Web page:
range of wavelengths from the ultraviolet to infrared, and can measure many
stars at once in contrast to photomultiplier tubes and photodiodes that measure
one star at a time.
Figure 2:
Figure 3: CCDs
Measuring CoIours
The difference in colours of stars can be seen visually but measuring such
differences can tell us about the lives and times of stars. By carefully choosing
filters that isolate certain wavelengths of light astronomers determine the
luminosities, surface temperatures and gravities of stars and infer changes in
radius and differences in chemical composition. For binaries their orbital
dynamics can be determined from the light curves obtained through
photoelectric measurements.
The most common system in use is that introduced by Johnson and Morgan in
1951 known as the UBV system. It comprises three wavelength bands isolated
using ultraviolet, blue and green filters.
Since its initial introduction it has been extended to include red (R) and infrared
(I) bands. Of particular importance are measurements in the V band that can be
related to a star's intrinsic brightness (luminosity), and the B-V colour index,
formed by taking the difference in measurements in the B and V bands. The B-V
colour index serves as a good indicator of a stars surface temperature.
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Figure 4: Looking through atmosphere
Looking Through the Atmosphere
The Earth's atmosphere affects the starlight
that passes through it. In addition to
dimming stars, it changes their colours and
introduces fluctuations in brightness.
There are random fluctuations in both the
observed position and intensity of a star. The
latter is known as scintillation and commonly
referred to as 'twinkling' of stars. Usually
astronomers refer to both effects collectively
as 'seeing' and estimate how good or bad the
observing conditions are by noting the
apparent size of the image of a star in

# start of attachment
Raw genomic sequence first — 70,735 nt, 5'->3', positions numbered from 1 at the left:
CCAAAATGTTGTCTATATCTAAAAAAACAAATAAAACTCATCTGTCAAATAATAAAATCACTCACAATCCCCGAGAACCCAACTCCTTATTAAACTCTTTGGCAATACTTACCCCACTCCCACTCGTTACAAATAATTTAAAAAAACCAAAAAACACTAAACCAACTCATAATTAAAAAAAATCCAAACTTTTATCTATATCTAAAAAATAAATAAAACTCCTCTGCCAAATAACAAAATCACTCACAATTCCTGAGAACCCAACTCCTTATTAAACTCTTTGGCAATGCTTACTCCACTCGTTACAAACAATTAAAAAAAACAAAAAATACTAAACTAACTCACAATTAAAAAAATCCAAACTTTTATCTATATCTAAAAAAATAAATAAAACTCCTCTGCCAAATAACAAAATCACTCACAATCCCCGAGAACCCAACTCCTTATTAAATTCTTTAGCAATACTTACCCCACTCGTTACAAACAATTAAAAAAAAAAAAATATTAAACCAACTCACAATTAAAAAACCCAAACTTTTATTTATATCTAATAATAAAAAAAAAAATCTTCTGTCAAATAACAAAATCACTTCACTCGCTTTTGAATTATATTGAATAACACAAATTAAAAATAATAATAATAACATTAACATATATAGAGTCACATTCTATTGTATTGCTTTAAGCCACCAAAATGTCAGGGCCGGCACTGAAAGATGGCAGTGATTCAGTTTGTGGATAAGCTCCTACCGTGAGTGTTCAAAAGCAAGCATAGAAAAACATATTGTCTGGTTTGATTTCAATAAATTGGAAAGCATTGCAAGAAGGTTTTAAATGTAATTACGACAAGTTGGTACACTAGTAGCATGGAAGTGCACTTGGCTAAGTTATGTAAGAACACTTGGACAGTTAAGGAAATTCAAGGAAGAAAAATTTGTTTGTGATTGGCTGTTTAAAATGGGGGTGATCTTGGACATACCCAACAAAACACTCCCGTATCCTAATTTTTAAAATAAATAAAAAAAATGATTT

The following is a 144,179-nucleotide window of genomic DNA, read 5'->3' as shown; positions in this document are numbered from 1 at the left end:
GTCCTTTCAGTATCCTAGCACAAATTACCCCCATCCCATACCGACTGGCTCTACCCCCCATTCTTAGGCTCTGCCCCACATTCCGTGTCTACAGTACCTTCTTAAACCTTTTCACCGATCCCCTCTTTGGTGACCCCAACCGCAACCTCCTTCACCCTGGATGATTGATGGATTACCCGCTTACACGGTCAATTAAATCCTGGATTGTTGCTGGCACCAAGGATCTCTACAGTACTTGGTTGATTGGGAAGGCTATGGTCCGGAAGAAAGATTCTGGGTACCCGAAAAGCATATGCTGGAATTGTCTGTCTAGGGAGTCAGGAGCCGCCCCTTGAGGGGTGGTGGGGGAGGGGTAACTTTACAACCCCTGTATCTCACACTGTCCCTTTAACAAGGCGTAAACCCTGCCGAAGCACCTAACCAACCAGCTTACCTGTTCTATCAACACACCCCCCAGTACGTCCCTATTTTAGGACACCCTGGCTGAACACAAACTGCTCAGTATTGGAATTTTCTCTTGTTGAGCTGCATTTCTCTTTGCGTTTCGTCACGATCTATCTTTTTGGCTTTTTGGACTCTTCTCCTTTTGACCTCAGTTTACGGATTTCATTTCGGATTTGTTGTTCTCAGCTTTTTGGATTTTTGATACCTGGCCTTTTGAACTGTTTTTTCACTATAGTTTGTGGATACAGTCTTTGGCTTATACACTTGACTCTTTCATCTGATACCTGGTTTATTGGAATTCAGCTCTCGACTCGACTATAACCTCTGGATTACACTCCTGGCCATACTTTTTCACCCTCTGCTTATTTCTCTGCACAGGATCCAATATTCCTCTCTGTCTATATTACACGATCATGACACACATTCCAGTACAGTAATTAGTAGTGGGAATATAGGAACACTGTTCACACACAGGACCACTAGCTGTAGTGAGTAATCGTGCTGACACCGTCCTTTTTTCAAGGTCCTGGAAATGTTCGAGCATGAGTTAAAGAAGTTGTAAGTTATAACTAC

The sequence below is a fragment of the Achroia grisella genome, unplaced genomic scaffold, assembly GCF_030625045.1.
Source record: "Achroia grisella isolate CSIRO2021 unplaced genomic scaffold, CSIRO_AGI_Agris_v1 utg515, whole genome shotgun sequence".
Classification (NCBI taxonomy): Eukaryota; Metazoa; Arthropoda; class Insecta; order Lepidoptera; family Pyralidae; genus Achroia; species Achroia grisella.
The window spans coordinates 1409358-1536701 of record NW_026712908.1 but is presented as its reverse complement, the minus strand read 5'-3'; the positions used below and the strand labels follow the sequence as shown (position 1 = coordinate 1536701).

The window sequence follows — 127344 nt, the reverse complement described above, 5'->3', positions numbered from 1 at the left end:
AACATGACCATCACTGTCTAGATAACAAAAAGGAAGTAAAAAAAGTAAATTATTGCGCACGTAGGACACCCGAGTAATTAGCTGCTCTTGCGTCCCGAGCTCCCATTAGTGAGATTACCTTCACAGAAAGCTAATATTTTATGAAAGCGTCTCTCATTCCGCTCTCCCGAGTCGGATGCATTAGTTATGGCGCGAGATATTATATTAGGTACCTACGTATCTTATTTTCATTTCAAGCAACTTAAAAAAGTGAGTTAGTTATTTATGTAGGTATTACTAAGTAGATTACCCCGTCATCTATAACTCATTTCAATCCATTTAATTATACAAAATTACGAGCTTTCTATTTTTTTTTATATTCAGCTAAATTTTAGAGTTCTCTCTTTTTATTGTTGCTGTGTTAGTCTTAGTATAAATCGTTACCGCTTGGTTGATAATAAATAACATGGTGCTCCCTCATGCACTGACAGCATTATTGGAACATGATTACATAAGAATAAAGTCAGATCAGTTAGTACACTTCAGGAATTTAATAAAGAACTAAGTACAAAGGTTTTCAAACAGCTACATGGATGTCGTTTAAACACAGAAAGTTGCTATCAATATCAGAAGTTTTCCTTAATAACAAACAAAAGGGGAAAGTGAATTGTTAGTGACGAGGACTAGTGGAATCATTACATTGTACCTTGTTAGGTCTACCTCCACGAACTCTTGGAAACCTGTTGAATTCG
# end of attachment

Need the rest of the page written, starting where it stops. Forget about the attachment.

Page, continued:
seconds of arc.
In photoelectric photometry an estimate of the quality of the observing can be
made by taking a series of consecutive measurements then calculating how
much they vary from an average value.
Where the variations are 1% or less (corresponding to about 0.01 magnitude),
the conditions are considered to be 'photometric'.
As stars rise or set their brightness changes because they are being viewed
through different thicknesses of atmosphere. Figure 4 illustrates this - the scale
used is 'air masses' where an air mass = 1 corresponds to the thickness of
atmosphere through which a star is seen when it is overhead, i.e. at a Zenith
angle of 0
This change in the measured brightness of a star as it is viewed through different
thicknesses of atmosphere must be corrected for. Because the transparency of
the atmosphere may change from night to night measurements are corrected,
not to an air mass = 1, but to the magnitude that would be observed in the
absence of the atmosphere (i.e. air mass = 0). How much easier would photo-
electric photometry be on the Moon!
AAVSO 2001, Manual for Visual Observing of Variable Stars, American Association of
Variable Star Observers, Cambridge, Massachusetts, USA, Revised Edition - January
Douglas George 1995, 'Starting Out Right', CCD Astronomy, pp. 18-23, summer.
Kenneth J. Kaufmann 2000, 'Light Levels and Noise Guide: Detector Choices', Photonics
Spectra, July.
Albrecht Unsld 1969, The New Cosmos, Springer-Verlag, New York.
This is often stated as a magnitude difference of 5 corresponding to a change in
brightness of 100.
Zenith angle is measured from 0 directly overhead to 90 at the horizon.